Chapter 6:


(English version of “El Filibusterismo”)

When the bells began their chimes for the midnight mass and those who preferred a good sleep to fiestas and ceremonies arose grumbling at the noise and movement, Basilio cautiously left the house, took two or three turns through the streets to see that he was not watched or followed, and then made his way by unfrequented paths to the road that led to the ancient wood of the Ibarras, which had been acquired by Capitan Tiago when their property was confiscated and sold.  As Christmas fell under the waning moon that year, the place was wrapped in darkness.  The chimes had ceased, and only the tolling sounded through the darkness of the night amid the murmur of the breeze-stirred branches and the measured roar of the waves on the neighboring lake, like the deep respiration of nature sunk in profound sleep.

Awed by the time and place, the youth moved along with his head down, as if endeavoring to see through the darkness.  But from time to time he raised it to gaze at the stars through the open spaces between the treetops and went forward parting the bushes or tearing away the lianas that obstructed his path.  At times he retraced his steps, his foot would get caught among the plants, he stumbled over a projecting root or a fallen log.  At the end of a half-hour he reached a small brook on the opposite side of which arose a hillock, a black and shapeless mass that in the darkness took on the proportions of a mountain.  Basilio crossed the brook on the stones that showed black against the shining surface of the water, ascended the hill, and made his way to a small space enclosed by old and crumbling walls.  He approached the balete tree that rose in the center, huge, mysterious, venerable, formed of roots that extended up and down among the confusedly-interlaced trunks.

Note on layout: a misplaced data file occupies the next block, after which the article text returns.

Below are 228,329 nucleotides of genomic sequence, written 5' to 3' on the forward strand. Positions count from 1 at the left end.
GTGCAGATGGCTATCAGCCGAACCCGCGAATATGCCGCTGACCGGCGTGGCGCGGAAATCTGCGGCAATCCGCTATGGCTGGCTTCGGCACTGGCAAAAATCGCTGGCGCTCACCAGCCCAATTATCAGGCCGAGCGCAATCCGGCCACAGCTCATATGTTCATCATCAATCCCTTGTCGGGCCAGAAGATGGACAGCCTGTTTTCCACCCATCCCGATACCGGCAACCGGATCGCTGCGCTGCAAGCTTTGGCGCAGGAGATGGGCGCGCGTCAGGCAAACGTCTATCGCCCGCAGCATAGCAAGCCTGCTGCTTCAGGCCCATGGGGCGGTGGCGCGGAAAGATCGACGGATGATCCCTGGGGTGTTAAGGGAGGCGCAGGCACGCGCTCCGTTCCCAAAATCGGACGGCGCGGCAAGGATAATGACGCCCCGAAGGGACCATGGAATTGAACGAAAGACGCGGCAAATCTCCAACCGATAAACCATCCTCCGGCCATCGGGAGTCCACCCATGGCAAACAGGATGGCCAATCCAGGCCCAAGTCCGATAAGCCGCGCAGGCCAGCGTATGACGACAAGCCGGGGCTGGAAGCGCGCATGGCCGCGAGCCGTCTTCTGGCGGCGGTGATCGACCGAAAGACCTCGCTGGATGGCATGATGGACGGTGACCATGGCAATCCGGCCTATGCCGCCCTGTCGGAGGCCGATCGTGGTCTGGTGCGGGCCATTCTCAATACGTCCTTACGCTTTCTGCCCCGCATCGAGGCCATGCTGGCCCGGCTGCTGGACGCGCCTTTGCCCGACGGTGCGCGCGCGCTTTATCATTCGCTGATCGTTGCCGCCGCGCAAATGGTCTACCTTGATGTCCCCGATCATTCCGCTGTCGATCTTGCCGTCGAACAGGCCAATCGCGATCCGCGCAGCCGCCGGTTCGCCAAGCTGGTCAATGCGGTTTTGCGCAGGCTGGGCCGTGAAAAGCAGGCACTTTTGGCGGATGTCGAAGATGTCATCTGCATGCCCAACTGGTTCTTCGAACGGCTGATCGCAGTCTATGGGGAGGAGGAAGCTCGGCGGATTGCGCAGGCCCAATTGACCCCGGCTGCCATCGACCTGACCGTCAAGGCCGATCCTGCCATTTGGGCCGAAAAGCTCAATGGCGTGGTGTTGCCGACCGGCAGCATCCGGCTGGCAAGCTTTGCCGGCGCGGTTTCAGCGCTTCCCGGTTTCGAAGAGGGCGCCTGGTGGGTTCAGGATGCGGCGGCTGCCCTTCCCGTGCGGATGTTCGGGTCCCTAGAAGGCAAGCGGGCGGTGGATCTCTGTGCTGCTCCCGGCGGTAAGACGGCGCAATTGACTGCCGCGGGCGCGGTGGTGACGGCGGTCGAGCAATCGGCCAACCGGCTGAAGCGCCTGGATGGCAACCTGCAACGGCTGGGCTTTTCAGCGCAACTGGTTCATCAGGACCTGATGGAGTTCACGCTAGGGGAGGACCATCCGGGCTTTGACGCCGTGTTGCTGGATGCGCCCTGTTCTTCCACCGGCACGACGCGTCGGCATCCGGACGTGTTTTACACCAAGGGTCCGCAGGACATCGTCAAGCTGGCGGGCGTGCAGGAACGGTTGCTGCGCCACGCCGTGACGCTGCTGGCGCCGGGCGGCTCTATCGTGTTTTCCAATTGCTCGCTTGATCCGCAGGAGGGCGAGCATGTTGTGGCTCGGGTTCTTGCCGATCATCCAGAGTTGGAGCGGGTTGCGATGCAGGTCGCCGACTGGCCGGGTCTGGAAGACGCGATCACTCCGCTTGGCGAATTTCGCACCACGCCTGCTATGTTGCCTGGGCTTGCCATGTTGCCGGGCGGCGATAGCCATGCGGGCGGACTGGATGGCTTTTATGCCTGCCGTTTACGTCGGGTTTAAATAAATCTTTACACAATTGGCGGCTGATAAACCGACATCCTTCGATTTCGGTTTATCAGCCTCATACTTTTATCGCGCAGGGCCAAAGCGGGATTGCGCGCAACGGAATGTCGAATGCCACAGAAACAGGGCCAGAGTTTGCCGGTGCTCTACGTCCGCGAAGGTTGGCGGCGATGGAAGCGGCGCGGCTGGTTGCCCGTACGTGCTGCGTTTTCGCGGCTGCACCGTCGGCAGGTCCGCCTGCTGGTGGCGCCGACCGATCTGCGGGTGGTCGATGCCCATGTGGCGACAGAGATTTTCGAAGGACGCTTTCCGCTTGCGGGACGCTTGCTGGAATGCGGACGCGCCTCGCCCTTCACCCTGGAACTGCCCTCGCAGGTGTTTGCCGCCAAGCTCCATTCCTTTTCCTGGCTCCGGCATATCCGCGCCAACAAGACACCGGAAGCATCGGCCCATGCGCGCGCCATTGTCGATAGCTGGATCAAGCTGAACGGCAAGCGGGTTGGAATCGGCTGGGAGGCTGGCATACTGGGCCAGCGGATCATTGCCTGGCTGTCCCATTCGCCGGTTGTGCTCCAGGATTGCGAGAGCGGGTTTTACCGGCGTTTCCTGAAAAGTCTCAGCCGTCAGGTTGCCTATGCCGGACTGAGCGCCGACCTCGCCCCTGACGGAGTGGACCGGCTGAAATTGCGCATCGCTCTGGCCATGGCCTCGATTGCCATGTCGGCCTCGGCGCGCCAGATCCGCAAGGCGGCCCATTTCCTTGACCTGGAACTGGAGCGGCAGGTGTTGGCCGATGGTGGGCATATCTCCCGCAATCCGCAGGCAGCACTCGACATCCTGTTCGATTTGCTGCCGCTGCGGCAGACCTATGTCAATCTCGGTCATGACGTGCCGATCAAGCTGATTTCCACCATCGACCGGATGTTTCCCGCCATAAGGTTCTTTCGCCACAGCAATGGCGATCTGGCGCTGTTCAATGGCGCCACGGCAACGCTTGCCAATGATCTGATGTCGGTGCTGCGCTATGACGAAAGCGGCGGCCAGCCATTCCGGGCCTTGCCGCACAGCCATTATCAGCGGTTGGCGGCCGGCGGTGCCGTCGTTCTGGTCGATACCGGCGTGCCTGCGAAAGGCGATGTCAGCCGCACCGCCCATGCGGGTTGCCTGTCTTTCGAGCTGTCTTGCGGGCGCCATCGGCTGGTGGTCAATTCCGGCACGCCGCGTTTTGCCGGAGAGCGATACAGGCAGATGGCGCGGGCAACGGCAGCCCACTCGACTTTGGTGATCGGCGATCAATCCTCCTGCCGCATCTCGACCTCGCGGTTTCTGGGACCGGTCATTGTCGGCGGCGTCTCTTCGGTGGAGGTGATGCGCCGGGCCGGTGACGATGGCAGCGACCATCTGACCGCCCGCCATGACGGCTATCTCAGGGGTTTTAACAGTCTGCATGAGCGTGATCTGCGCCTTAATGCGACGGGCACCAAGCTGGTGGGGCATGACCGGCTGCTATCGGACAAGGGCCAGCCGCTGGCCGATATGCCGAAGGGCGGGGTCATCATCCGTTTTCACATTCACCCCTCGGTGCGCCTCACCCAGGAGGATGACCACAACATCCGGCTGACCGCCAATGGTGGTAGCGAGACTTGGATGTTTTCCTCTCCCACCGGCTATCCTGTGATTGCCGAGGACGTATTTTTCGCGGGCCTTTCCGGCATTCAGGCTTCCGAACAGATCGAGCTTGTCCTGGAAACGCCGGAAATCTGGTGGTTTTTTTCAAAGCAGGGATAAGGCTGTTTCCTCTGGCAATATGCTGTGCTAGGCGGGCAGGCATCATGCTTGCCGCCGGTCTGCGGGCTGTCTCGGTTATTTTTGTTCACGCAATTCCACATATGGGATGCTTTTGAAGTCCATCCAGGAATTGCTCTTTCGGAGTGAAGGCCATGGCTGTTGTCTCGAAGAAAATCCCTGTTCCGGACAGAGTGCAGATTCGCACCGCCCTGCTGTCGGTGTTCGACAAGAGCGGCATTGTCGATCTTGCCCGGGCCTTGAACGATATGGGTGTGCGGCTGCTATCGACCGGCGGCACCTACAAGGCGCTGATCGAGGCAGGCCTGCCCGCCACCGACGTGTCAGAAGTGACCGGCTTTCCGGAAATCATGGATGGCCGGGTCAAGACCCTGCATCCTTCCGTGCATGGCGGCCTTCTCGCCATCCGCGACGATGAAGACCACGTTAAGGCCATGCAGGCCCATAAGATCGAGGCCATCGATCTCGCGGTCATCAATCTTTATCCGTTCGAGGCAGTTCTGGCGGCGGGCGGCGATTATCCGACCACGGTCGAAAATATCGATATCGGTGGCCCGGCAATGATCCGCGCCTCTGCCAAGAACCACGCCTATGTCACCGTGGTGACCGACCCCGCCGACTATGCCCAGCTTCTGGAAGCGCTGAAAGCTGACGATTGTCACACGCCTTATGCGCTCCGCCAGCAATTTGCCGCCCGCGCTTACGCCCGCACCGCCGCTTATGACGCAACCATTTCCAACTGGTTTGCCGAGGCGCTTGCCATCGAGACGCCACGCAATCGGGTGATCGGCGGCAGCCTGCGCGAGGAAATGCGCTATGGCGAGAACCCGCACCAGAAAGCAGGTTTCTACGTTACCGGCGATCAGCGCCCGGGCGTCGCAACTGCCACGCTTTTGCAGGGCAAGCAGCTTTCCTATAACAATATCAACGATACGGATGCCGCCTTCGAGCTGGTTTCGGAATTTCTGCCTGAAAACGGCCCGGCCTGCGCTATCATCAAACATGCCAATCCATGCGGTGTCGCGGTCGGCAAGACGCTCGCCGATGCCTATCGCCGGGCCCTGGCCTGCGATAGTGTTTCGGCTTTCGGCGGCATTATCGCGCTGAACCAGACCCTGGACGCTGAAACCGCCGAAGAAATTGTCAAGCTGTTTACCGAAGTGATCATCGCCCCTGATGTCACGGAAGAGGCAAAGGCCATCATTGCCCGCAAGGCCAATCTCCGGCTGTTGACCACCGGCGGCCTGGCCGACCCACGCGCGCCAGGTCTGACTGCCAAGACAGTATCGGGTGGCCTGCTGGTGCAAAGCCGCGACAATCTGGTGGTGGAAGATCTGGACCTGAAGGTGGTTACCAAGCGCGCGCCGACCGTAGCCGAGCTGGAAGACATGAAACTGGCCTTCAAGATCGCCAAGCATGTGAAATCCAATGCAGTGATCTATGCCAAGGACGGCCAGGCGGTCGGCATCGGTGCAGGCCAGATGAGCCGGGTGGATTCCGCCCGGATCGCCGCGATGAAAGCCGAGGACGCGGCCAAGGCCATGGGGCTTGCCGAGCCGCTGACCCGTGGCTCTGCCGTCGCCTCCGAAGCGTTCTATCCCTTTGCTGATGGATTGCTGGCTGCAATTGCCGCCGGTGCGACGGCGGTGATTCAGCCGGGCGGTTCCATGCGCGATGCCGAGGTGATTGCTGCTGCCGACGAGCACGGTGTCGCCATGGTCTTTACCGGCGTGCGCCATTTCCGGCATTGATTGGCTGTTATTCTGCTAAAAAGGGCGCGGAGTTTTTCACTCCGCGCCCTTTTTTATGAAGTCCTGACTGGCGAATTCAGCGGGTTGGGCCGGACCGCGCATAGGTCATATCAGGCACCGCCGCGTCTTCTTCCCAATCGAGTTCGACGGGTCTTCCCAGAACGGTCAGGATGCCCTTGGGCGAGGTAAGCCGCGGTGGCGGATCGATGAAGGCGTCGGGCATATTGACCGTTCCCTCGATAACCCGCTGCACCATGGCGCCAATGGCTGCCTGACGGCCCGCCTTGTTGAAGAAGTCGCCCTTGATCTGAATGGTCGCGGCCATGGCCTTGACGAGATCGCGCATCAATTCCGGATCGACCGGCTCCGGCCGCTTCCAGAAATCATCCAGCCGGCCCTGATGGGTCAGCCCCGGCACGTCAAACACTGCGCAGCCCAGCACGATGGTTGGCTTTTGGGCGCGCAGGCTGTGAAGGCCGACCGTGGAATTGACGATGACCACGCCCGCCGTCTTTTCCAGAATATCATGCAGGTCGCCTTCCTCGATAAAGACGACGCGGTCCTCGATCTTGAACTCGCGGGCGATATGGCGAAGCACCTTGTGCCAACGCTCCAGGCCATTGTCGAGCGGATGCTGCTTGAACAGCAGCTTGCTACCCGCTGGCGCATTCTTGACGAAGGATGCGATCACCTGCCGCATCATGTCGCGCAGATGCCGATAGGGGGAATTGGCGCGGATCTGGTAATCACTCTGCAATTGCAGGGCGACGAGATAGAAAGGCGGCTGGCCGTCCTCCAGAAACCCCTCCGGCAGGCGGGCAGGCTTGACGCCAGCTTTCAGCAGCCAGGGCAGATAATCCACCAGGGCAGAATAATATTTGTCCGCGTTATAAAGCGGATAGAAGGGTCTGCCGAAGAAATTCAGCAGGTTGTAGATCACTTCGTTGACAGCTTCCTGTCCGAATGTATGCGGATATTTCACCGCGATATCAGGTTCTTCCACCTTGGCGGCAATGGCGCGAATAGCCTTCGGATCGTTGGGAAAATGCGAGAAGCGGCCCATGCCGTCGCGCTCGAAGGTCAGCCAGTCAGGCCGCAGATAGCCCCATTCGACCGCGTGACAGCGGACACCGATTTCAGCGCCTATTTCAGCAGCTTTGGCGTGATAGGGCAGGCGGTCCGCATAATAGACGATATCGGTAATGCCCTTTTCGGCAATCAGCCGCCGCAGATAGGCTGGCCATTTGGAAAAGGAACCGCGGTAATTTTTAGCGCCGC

Pausing before a heap of stones he took off his hat and seemed to be praying.  There his mother was buried, and every time he came to the town his first visit was to that neglected and unknown grave.  Since he must visit Cabesang Tales’ family the next day, he had taken advantage of the night to perform this duty.  Seated on a stone, he seemed to fall into deep thought. His past rose before him like a long black film, rosy at first, then shadowy with spots of blood, then black, black, gray, and then light, ever lighter.  The end could not be seen, hidden as it was by a cloud through which shone lights and the hues of dawn.

Thirteen years before to the day, almost to the hour, his mother had died there in the deepest distress, on a glorious night when the moon shone brightly and the Christians of the world were engaged in rejoicing.  Wounded and limping, he had reached there in pursuit of her—she mad and terrified, fleeing from her son as from a ghost.  There she had died, and there had come a stranger who had commanded him to build a funeral pyre.  He had obeyed mechanically and when he returned he found a second stranger by the side of the other’s corpse.  What a night and what a morning those were! The stranger helped him raise the pyre, whereon they burned the corpse of the first, dug the grave in which they buried his mother, and then after giving him some pieces of money told him to leave the place.  It was the first time that he had seen that man—tall, with blood-shot eyes, pale lips, and a sharp nose.

Entirely alone in the world, without parents or brothers and sisters, he left the town whose authorities inspired in him such great fear and went to Manila to work in some rich house and study at the same time, as many do.  His journey was an Odyssey of sleeplessness and startling surprises, in which hunger counted for little, for he ate the fruits in the woods, whither he retreated whenever he made out from afar the uniform of the Civil Guard, a sight that recalled the origin of all his misfortunes.  Once in Manila, ragged and sick, he went from door to door offering his services.


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